Following the many successes and disasters of one of Leeds’ finest ever pop groups LANDSPEED LOUNGERS (who had a few minor indie hits such as ‘Paul’ & ‘Blackout Boy’), gawky yet boyish singer/songsmith, Dave Cooke left the group to take stock of his life. Dave decided that a steady career as a Ceramic Artist specialising in sculpting life-size penguins was not enough to assuage his hunger for the absurd, so after a short period of time with his head in the clouds, Dave emerged triumphantly sporting a large, ungainly papier-mache aeroplane head-piece and a freshly twanged guitar in his hand. He declared himself ‘BEING 747’
The next few months were spent lulling acoustic and folk-night audiences into a false sense of security before bamboozling them with unpredictable, choppy melodies and twisted-persepectives on everyday matter, whether they be profound, mundane or downright surreal. All of which were delivered with Dave’s unmistakable baritone through the mouthpiece of his giant prosthetic aeroplane head.
Such eccentricity was bound to attract attention from the like-minded. And so, in the middle of 2001, Dave was approached by siblings Steven & Paul Morricone from well-established art rock behemoth, THE SCARAMANGA SIX, who offered to add a bit of muscle to the proceedings. Paul assumed the unfamiliar role of drummer, whilst Steven tackled the other roles of organ & bass - preferably at the same time. All three members embarked on a voyage of the utterly awkward, each constantly challenging themselves with their array of new-found toys. The now dynamic and completely un-acoustic BEING 747 were ready to take off with the aim to astound, confuse and bemuse through the medium of pop music.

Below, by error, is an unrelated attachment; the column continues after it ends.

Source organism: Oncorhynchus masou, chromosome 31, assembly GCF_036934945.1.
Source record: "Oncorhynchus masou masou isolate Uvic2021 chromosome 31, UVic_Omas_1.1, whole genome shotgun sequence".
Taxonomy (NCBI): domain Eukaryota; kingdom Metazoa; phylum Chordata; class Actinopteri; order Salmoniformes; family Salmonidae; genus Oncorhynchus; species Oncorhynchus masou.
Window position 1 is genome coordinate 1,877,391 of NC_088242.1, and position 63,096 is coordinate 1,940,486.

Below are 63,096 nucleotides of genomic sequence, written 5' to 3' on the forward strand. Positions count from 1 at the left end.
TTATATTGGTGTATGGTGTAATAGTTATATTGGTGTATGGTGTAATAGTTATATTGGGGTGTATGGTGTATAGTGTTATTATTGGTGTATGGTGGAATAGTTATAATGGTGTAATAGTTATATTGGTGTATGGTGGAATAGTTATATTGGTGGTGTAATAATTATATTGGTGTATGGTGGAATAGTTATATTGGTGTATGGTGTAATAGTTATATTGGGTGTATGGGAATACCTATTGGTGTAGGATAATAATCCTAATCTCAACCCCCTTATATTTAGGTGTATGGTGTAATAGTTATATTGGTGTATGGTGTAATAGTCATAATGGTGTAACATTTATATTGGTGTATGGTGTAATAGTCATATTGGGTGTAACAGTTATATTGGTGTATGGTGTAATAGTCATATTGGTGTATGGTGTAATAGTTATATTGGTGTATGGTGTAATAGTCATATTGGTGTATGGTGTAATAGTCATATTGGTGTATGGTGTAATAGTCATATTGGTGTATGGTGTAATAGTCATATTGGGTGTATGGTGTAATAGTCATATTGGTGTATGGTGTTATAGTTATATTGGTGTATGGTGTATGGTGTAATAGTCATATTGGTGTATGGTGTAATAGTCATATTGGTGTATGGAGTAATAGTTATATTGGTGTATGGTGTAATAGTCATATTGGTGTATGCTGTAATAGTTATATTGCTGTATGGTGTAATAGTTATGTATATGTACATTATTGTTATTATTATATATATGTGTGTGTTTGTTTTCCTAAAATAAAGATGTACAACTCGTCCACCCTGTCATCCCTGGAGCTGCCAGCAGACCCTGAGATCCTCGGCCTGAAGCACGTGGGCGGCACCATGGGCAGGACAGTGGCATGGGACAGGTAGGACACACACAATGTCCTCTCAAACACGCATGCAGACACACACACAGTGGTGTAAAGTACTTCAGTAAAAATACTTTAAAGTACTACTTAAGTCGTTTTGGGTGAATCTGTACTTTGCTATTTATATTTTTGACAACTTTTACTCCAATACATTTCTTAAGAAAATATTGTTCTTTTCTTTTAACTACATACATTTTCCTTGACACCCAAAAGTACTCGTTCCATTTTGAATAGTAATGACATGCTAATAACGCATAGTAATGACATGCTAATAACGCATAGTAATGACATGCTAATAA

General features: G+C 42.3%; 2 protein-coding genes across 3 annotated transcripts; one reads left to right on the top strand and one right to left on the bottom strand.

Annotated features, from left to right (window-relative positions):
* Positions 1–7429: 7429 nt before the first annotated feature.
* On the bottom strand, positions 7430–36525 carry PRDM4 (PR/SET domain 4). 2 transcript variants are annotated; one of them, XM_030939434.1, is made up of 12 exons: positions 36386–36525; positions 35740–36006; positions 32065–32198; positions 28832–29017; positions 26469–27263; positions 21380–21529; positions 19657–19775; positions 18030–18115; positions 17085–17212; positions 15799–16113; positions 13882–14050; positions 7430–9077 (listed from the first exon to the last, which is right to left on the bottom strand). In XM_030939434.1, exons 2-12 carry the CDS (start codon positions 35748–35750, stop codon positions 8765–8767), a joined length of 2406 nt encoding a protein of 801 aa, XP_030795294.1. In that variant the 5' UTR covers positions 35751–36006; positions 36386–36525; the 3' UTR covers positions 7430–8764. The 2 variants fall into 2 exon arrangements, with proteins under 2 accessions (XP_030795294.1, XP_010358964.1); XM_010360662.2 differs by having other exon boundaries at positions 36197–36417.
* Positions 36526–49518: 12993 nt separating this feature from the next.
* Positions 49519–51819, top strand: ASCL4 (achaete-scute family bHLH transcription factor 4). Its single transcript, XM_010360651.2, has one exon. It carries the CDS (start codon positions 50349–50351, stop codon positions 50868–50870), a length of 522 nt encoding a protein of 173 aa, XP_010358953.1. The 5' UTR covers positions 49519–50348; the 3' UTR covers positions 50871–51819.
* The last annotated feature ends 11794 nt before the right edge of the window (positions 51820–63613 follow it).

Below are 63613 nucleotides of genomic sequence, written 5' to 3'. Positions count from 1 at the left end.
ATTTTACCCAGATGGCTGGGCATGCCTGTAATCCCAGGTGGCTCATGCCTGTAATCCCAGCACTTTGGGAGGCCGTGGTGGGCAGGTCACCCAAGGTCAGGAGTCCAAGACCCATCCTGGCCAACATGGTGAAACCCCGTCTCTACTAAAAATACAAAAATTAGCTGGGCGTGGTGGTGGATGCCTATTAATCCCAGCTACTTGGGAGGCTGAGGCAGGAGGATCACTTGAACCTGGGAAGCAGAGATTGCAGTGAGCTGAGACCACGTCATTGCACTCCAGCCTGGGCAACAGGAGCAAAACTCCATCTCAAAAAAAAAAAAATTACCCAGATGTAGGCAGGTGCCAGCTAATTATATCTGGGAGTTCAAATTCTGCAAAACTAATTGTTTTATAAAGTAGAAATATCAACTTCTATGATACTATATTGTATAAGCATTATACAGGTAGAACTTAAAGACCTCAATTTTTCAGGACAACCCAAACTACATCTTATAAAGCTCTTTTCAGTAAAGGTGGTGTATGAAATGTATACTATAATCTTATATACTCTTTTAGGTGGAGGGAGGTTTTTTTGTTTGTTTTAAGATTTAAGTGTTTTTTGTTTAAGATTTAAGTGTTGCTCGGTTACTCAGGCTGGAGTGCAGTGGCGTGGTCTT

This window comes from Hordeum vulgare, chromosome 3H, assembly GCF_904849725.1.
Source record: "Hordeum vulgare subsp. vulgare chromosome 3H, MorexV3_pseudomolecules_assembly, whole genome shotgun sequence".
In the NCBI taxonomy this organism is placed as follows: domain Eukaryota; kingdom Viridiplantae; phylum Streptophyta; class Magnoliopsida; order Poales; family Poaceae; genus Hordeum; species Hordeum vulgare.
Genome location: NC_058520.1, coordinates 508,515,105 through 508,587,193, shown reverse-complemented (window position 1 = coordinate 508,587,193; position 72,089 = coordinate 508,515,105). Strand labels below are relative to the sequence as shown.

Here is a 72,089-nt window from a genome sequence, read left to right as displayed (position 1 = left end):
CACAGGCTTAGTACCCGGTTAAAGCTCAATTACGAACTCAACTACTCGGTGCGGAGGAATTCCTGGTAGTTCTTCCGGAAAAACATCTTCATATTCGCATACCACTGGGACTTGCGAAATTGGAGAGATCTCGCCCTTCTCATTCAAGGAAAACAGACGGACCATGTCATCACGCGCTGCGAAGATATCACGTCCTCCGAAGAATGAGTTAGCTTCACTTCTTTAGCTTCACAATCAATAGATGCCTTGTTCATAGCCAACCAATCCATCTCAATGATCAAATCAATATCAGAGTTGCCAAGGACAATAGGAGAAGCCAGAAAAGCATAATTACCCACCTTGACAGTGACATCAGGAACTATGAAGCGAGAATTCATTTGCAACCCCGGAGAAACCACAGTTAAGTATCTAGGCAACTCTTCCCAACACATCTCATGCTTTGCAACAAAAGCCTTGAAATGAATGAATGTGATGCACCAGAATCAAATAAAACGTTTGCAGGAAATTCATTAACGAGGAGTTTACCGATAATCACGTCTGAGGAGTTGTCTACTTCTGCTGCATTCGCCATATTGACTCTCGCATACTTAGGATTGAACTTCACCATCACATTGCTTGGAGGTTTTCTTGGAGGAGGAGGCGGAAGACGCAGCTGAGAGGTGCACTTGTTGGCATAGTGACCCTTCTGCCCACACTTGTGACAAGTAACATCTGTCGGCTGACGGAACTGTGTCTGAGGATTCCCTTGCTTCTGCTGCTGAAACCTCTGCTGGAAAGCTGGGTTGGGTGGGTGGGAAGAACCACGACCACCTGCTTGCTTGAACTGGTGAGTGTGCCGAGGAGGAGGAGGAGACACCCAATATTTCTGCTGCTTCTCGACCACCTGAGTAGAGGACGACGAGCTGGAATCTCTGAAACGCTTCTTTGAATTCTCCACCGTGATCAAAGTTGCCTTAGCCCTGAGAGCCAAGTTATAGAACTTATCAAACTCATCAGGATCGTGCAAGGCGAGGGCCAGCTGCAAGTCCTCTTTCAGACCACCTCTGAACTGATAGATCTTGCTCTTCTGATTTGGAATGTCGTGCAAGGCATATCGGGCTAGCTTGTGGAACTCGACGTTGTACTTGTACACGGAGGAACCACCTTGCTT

Within a short period of time, enough starkly original material was accrued to convince the Morricone brothers to get together with their own group and a couple of other pop outsiders around the West Yorkshire area to form a collective known as WRATH RECORDS at the start of 2002. All bands were united by the same direct, yet avant-garde pop aesthetic and an outlet was established for all to work on and release their own irksome records.
Being 747’s dreamy debut EP ‘Weathergirl’ was released in the spring of 2002 on Wrath Records to a generally disbelieving press. How could something so beautiful, well-crafted and pre-meditated come from some tiny DIY label in Leeds? Dave Cooke was perceived as some kind of ‘Smoking jacketed Noel Coward of Indiedom’, despite his collection of comfortable sweaters. A fair amount of plays on various national, local and web-based radio stations later and Being 747 had made their mark.
A year and a half later, and after sharing the live bill with legendary and rising oddball outfits alike such as THE FALL, CINERAMA, BOBBY CONN, CHRIS T-T, the much-anticipated debut album 'Fun And Games' was released, detailing amongst other things the trials and tribulations of the music industry and everyday social realism with a huge dollop of eloquence & cynicism. Whilst flitting about between the musical genres of IndiePop, No-Wave, Alt-Country, and Garage Rockabilly like some kind of rampant moth, this album also explored a variety of instrumentation and arrangement from the minimal and spacious to the downright lavish.
Nowadays, Being 747 can be found sporting white lab coats and safety goggles as they prepare to release their second album 'Health and Safety'. They are also writing a third concept album based entirely on a musical adaptation of David Attenborough's 'Life On Earth' - a musical journey through the history of evolution.